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EA removes FIFA loot boxes due to legal pressure in Belgium

France and Australia investigate loot boxes

Loot boxes, the bane of wallets and consumer-conscious gamers across the globe, and then combined with EA, the company gamers love to hate, the combination is as toxic as the most nightmarish garbage fire.

One can’t talk about these two issues without wading into the muck of opinions and factual information that seems to swirl around these topics like flies attracted to largest of dung piles. So I for one would have been just fine ignoring the whole mess this week, but it seems that EA just can’t keep from making the headlines for doing something stupid, or in this case, something actually smart for once.

You see, Electronic Arts has been under legal and popular pressure for months now following a string of controversies over their implementations of loot boxes in various games. The last couple of years alone saw EA nearly lose the Star Wars license entirely over the disastrous launch of Star Wars Battlefront II. That was in addition to EA being voted one of the worst companies in America.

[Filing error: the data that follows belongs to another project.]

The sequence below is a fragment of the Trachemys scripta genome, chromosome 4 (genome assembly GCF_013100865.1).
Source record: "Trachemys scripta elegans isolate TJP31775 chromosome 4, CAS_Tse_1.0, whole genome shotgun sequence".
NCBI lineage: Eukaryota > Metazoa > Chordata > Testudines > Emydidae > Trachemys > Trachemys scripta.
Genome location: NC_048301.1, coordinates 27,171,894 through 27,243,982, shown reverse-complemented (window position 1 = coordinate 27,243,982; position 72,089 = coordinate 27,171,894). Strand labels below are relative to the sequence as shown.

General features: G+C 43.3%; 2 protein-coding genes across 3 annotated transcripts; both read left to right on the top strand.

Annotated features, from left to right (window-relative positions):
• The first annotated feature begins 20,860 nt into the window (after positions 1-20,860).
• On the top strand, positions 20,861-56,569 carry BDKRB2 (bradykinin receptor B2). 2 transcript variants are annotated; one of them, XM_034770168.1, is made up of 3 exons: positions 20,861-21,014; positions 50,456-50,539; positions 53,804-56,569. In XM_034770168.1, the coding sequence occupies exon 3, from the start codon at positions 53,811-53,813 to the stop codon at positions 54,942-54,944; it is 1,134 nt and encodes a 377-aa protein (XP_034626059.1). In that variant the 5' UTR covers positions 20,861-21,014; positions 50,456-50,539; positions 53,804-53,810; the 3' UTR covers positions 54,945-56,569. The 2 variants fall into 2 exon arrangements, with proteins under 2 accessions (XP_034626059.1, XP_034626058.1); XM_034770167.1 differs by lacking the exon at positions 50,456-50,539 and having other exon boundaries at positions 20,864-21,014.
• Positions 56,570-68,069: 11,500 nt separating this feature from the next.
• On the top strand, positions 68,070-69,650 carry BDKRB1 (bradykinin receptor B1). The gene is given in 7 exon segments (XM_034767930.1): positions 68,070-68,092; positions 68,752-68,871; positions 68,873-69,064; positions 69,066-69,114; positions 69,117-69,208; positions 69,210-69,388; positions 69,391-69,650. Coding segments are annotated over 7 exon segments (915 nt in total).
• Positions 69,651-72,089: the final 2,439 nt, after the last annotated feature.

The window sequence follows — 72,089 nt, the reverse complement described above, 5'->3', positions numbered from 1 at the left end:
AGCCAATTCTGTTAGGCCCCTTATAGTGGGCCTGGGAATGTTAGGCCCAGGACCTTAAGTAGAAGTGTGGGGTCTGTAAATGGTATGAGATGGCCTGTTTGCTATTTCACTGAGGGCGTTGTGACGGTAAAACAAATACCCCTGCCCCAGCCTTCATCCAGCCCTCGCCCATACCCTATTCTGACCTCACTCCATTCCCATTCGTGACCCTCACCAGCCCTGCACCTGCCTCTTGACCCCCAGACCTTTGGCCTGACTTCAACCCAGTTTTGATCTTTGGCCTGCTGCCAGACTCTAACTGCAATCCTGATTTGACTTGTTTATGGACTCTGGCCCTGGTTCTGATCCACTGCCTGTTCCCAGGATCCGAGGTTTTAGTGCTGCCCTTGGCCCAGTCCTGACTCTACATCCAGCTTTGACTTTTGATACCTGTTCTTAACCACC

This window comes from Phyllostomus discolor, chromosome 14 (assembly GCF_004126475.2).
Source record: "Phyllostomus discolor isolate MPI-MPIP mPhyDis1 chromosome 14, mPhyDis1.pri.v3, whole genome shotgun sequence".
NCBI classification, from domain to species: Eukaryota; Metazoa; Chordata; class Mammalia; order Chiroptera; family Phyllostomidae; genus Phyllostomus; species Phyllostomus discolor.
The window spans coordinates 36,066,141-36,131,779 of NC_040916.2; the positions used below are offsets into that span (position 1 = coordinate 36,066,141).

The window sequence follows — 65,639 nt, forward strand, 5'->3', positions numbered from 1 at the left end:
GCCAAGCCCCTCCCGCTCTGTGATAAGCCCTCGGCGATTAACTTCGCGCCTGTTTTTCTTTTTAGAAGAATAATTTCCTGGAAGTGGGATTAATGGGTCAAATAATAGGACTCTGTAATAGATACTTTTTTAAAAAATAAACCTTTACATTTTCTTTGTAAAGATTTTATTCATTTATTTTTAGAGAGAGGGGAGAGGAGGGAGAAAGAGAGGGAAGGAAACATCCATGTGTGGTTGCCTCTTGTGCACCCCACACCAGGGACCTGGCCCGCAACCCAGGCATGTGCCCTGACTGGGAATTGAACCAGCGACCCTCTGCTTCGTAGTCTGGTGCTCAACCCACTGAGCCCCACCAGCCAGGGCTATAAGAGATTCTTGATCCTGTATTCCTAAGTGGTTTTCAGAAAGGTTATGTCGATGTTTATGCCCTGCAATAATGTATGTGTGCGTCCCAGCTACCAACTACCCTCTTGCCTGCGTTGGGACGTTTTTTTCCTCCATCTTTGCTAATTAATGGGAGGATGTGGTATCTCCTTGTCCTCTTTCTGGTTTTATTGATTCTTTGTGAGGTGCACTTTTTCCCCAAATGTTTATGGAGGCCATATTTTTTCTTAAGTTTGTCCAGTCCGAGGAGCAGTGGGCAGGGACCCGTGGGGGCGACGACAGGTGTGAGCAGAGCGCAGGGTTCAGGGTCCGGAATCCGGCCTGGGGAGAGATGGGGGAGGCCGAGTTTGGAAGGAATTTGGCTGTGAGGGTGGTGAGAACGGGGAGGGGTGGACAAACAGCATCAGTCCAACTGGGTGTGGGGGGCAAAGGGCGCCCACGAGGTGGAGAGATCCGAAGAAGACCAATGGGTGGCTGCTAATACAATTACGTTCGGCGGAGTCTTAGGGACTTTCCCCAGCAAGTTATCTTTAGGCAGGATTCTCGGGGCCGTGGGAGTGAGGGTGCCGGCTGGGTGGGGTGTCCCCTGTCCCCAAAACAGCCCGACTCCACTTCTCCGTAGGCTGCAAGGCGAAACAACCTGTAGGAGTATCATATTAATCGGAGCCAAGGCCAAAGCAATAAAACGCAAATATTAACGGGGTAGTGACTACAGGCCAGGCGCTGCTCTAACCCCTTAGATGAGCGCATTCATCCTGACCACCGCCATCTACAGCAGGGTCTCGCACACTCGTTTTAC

And now, it seems as though the tide has finally turned against the gaming giant. After rather publicly refusing to remove loot box mechanics from their FIFA series of games, which feature the divisive but popular FIFA Ultimate Team cards, it seems that legal threats finally forced the company to cave and remove the feature entirely, at least in Belgium.

Players still can access Ultimate Team and play with their existing players. And according to EA, “all content in the game can be earned through gameplay as has always been the case,” although this argument completely ignores the intentional railroading nature of these systems. Wherein the loot boxes are designed to offer gameplay advantages that grant paying players a leg up on the competition. It’s this problem that is always ignored by defenders when they call loot systems “optional”.

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This development comes a short while after the Belgian Gaming Commission classified loot boxes as gambling last year, and filed a complaint against EA when the publisher refused to remove loot boxes from its FIFA titles.

“After further discussions with the Belgian authorities, we have decided to stop offering FIFA Points for sale in Belgium,” reads the publisher’s statement.

You can read the full statement from Electronic Arts over here. Me, I’m going to go laugh myself silly over EA having to eat crow. Now we just have to hope that the pressure keeps mounting until loot boxes have been entirely revamped, hopefully to the point that they no longer taint the games industry with pay-to-win nonsense, although the amount of money this garbage rakes in makes that outcome very unlikely.

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